Here is the scene: A hot day in my aunt’s back yard, cook-out in full swing, and I’m sitting at a table with a bunch of older folk who I only vaguely know. I’ve got one toddler in my lap, the other sitting in a fold-out chair beside me, my lovely (and White) husband is standing behind us helping to manage the food and the mess.
And, because that’s how folk are, I’m getting the side-eye from strangers. We’ve gotten it before, so we ignore it… but later in the afternoon, as everyone’s beer starts to loosen lips, someone done let loose the thoughts on the minds of a good amount of folk at the party: “I just don’t really understand how you could have done what you have. Married that guy… moved to Massachusetts… I mean, you’re just a housewife now. Doesn’t that drive you crazy? I’m just sayin’, I feel like I would have done it all a lot differently if I were you.”
I went to a great graduate school, I married that White guy I met in high school, I worked for a while, I had two kids, I decided to stay at home with and then I decided to purchase a home in a great suburb in Massachusetts where I know I can raise them well. Tell me that these aren’t positive choices. Tell me that I’ve done something wrong. Can’t do it? Why second guess me?
We all make our choices, some of them positive, some of them negative. People on the grown to not-so-grown spectrum deal with those choices in very different ways. Some people think that we Millennials lack the skill and maturity to deal with the choices that we make. I would contend that those around us have a problem with our choices and how we live with them (and lack the skill and maturity to let us live our lives without interference!). If my interracial relationship offends you, if my beautiful bi-racial children bring you shame, if my decision to raise my children far away brings you discomfort, then I would say that these are “You” problems and not “me” problems. I’m a Millennial who doesn’t apologize for her choices. Good, bad or ugly consequences, I made my choices with a clear head and an eye toward the horizon.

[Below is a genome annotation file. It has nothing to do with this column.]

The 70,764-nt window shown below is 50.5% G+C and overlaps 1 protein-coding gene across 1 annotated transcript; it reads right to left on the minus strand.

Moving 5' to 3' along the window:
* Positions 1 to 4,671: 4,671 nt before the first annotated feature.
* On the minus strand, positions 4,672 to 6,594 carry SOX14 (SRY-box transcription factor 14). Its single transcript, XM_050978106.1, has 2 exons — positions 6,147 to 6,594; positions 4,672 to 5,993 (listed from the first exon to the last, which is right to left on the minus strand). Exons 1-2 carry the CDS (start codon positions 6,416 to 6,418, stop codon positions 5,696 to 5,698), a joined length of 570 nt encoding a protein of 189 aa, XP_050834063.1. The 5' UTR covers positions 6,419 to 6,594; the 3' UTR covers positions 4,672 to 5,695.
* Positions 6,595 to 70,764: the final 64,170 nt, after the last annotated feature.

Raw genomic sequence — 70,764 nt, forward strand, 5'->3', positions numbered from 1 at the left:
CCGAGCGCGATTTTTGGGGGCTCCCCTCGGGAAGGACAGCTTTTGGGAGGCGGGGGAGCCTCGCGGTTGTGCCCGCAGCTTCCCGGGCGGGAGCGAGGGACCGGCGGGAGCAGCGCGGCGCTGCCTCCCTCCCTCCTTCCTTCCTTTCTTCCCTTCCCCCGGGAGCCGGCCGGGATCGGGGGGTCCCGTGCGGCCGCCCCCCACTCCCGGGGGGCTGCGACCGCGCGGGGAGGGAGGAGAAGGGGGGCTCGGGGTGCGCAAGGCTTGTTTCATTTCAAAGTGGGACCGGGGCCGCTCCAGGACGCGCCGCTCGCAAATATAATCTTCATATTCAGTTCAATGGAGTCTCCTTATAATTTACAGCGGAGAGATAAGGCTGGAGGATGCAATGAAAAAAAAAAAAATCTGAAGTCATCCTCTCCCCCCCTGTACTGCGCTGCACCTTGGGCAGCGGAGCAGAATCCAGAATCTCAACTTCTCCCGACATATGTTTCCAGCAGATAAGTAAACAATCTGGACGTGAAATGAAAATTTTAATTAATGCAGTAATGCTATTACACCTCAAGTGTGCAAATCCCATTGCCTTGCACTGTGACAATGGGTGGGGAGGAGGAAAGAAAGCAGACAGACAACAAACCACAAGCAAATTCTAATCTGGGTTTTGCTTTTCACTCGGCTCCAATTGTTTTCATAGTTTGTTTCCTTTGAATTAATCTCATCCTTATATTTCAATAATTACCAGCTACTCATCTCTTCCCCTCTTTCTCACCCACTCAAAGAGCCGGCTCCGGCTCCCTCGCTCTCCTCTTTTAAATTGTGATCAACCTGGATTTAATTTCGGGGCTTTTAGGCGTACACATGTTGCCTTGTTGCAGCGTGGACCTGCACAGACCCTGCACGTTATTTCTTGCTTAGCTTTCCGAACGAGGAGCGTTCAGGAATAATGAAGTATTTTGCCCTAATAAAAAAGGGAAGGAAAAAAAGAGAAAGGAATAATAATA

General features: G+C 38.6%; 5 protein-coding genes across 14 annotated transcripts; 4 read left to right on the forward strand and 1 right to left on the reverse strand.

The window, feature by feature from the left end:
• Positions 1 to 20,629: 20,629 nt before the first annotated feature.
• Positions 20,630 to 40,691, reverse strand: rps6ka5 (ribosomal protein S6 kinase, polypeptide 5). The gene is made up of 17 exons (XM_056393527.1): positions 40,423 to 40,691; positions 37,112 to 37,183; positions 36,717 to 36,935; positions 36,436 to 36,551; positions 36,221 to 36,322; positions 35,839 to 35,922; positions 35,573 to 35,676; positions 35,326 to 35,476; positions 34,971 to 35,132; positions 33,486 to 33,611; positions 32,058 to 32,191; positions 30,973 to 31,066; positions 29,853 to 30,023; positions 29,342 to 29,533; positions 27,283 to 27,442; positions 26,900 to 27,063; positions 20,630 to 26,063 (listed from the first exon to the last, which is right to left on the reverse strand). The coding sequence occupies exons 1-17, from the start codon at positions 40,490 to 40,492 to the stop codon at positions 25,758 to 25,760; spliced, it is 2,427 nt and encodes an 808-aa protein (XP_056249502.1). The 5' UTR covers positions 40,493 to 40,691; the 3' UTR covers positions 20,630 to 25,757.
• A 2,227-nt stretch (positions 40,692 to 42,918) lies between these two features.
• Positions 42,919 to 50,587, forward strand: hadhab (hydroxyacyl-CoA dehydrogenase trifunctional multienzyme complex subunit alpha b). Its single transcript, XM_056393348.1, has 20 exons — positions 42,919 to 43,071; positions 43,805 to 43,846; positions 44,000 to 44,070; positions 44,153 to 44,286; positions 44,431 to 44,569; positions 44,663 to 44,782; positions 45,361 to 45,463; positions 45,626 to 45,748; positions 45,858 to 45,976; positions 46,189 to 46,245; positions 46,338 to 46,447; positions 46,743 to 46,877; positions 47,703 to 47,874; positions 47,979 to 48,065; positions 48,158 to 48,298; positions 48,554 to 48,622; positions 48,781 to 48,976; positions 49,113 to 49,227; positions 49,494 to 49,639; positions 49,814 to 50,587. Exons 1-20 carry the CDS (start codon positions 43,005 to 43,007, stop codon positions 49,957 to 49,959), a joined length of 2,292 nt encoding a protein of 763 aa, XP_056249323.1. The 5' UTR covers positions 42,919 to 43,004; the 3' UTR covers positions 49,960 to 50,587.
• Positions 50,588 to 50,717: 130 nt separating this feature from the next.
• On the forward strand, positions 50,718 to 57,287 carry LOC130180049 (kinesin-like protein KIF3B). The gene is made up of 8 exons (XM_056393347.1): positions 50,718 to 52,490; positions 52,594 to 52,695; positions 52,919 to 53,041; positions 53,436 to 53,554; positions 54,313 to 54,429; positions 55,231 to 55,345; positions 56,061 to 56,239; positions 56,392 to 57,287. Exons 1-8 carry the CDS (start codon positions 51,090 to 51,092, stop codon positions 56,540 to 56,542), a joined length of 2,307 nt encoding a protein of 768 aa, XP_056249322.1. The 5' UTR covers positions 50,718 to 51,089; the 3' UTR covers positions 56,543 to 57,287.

The thing that bothers me most about situations like the one at the party is that I know that the decisions I’ve made aren’t radical. There are plenty of Black women who have married White men. There are many Black women who have chosen to stay at home and raise their children. There are even some Black women who have bothered to go through the trouble of raising their children in Massachusetts (this is a small club indeed and, I admit, full of crazy people). I’m blazing no trails here. I’m breaking no rules. My path may not be the most trodden in the field, but the path has clearly been walked and I can walk it with a bit of ease. So, no, I won’t apologize for walking it. The only thing I’m sorry about is that you felt like it would be ok for you to second-guess my life.
And I know that there are many like me: Millennials who have made choices a little outside of the orthodoxy. I read their stories on the web, hear about them on NPR, see their stories on television. What I love about every unorthodox Millennial I hear about is that they are all so freaking happy. And they never once say that they are sorry. Their lives have challenge, but they also have meaning. We shouldn’t have to be sorry for finding our way. If anything, we should be cheered on when we do so.
K.C. Wise is a married Millennial Mom raising two bi-racial (B/W) boys in suburban Massachusetts. You can find out her thoughts about mothering, homemaking, writing, renovating a 100 year-old farmhouse and other musings at her blog: blackbunchedmassmom.wordpress.com.